Parent Goals for the Year

By: Neil Mufson
At the start of a new school year, we often focus on what goals our children should set as they contemplate new opportunities, past challenges, and the clean slate before them. But what goals should we as parents establish and monitor for ourselves given the fresh chance we have to guide our child’s new course?

Here are some goals I urge parents of elementary and middle school age children to consider to help their children make the most of their year:
  • Read what we send home in order to be optimally informed. Take advantage of the wealth of information your child’s teacher and the school send out about what is going on and what is coming up. Children notice when their parent knows what’s happening, and it reinforces that school and they are important.
  • Be consistently on time every morning. While everyone is late once in a while, being consistently late gets your child’s day off to a rushed, incomplete, disorienting, and unfair start. Since school begins at 8:15, try to arrive by 8:05 so your child can get down to his or her classroom and settle in with peers and teachers before everything starts.
  • Commit to having a sit-down dinner as a family the majority of nights each week. In addition to conveying to your child that he or she is a priority, it also conveys that family time is important. Studies show that families that eat dinner together regularly and interact with one another during that time, yield emotionally much healthier children than those that don’t. Research also confirms that drug and alcohol use, as well as delayed sexual activity, is much lower amongst children whose families regularly eat together. In addition, parents can become more adept at reading signs of positive growth and potential concern.
  • Ask open-ended, positive questions about school and your child’s day. Focus on themes or what is unique rather than seeking micro-assessments. Ask questions along line of “What was the best thing that happened at school today?” or “What did you do at recess today?” or “Tell me about the topic you are working on in science.” Questions like, “Did Ralph bother you on the playground again?” or “How was that Spanish test?” can too easily convey parental expectation or anxiety. Or it can come across as what some psychologists call “interviewing for pain.”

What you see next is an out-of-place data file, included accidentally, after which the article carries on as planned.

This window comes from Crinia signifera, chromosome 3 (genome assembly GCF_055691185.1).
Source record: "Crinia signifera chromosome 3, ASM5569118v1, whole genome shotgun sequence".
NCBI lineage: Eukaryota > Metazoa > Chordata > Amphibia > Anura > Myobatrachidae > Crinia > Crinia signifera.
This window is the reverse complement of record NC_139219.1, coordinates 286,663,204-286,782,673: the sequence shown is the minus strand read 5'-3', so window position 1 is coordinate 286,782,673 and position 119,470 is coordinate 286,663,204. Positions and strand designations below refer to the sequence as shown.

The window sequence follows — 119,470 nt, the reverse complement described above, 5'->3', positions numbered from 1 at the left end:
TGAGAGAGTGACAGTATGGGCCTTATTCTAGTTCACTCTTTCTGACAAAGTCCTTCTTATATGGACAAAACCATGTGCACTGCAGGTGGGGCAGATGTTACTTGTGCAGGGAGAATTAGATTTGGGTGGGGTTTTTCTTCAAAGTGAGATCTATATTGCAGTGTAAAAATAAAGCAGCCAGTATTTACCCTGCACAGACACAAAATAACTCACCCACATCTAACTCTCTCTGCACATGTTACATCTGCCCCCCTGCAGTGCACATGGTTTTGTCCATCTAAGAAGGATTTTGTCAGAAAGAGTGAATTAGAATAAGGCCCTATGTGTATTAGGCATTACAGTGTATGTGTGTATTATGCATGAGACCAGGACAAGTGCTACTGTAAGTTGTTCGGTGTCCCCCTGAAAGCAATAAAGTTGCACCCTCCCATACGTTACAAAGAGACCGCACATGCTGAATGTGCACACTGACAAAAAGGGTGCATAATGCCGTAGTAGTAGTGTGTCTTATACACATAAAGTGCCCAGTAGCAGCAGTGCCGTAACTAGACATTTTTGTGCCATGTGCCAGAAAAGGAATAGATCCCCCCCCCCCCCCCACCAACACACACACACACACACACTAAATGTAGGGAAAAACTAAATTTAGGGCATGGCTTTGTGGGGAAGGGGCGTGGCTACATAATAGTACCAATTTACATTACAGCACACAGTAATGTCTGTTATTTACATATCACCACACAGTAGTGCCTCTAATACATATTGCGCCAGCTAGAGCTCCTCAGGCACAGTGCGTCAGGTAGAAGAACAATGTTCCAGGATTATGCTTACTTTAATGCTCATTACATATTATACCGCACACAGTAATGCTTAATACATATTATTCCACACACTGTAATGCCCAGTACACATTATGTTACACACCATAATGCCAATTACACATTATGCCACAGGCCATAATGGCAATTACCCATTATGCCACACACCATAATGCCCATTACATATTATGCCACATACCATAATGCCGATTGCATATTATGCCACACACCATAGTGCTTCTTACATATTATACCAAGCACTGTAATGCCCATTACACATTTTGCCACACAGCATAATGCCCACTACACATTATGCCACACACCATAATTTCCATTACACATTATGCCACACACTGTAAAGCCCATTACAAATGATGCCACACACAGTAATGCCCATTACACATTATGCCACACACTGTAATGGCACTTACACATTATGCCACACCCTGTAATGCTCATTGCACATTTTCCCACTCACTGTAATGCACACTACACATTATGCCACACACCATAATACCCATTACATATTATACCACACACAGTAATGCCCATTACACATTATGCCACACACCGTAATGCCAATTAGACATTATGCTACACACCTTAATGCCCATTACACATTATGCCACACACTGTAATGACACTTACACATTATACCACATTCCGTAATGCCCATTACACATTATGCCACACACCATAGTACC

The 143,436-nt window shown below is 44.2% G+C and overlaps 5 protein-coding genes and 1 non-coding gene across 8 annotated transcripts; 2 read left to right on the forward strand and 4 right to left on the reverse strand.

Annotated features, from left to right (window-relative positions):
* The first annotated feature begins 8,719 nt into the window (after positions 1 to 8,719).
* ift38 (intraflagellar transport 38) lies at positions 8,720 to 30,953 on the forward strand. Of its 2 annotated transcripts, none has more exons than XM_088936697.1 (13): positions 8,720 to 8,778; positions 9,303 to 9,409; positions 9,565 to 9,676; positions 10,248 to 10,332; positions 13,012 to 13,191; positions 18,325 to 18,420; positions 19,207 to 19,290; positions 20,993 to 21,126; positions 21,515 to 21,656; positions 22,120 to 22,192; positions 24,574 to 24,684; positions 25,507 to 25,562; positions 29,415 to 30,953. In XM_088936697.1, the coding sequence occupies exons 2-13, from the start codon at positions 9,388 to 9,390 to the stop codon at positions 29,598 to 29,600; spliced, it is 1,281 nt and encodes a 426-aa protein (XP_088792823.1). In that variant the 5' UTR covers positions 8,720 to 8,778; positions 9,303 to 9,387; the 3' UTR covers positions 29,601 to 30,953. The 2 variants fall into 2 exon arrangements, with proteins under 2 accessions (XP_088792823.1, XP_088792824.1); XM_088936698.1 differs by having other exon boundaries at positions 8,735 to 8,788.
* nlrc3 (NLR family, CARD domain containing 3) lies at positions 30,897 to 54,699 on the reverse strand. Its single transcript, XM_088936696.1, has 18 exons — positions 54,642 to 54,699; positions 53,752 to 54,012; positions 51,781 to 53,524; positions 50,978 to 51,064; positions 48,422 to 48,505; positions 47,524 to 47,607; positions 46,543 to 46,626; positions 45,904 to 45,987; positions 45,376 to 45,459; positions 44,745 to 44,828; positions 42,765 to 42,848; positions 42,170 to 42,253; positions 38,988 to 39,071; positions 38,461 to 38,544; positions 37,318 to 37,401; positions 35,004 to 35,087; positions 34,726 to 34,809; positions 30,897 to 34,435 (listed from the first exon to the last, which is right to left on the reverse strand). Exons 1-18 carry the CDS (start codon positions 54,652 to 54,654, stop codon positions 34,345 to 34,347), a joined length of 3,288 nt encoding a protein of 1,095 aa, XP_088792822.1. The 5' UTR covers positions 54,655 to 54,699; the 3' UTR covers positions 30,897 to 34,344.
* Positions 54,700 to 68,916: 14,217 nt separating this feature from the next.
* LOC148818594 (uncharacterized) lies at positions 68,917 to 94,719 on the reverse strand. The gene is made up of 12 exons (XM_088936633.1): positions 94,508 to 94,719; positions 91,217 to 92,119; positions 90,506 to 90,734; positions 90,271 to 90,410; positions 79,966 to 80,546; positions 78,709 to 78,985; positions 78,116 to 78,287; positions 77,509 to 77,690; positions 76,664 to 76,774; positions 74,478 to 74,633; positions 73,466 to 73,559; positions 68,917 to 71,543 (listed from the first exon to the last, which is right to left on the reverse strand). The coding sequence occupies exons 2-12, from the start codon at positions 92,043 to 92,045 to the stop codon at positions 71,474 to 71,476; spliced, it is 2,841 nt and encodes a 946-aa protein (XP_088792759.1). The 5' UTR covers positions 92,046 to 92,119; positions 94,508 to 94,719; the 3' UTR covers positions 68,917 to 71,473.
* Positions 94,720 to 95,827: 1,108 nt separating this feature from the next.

• Communicate with your child’s teacher early on when you have a concern. As you know, balance is the key: don’t overreact immediately, but don’t let things fester, either. Remember the wisdom of the teacher who says, “I won’t automatically believe as the whole truth everything your child says about what goes on at home, just as you should not automatically believe everything your child says goes on at school.”
  • When you have a concern about what is going on in the classroom or at school, start by communicating with your child’s teacher. She or he is in the best position to know what is truly going on and to immediately make positive changes.
  • Limit to two the number of structured, outside of school activities that your child is scheduled for each week. Kids need lots of downtime to develop positive problem-solving, social, and creative thinking skills. Make sure they get outside. It’s actually desirable for kids to have to figure out for themselves how to avoid being bored.
  • Model limiting screen time and not interrupting family times (such as dinner, special events, and outings) with monitoring your own electronics. Expect the same of your children. It is all too easy for kids to get the message from parents that their electronic messages are more important than they are.
  • Model and insist on the regular reading of books. Reading builds vocabulary, stretches children’s imaginations and horizons, improves one’s writing, fosters curiosity, and nurtures higher order thinking skills. It’s also a great thing to do together at every age, and it can spark wonderful conversations.
  • Make sure your children know you emphasize effort, being a good person, and caring about others above their academic or athletic performance. It is good to have high expectations for your child, and we all want our children to achieve. However, research has found that consistent effort and doing the right thing are what lead to a long term achievement habit and healthy emotional growth.
  • Maintain perspective. Not everything can — or even should — be perfect. Kids need to experience some challenges, failures, social difficulties, and unfairness so that they know how handle these inevitable parts of life in the future. We inadvertently do them no favor if we smooth the way all the time.
Being a parent is amongst the toughest, most satisfying, and most important of human undertakings. Mindfully using the “luxury” that the start of a new school year provides is an opportunity that is too good to pass up.

Recent News

List of 5 news stories.

News Archive
© 2017 The Country School. All Rights Reserved.
The Country School does not discriminate on the basis of race, color, religion, age, gender, nationality, ethnic origin, or sexual orientation in the administration of its educational, admission, and employment policies, or its financial aid, athletic, and other school administered programs.
716 Goldsborough Street, Easton, MD 21601 • 410.822.1935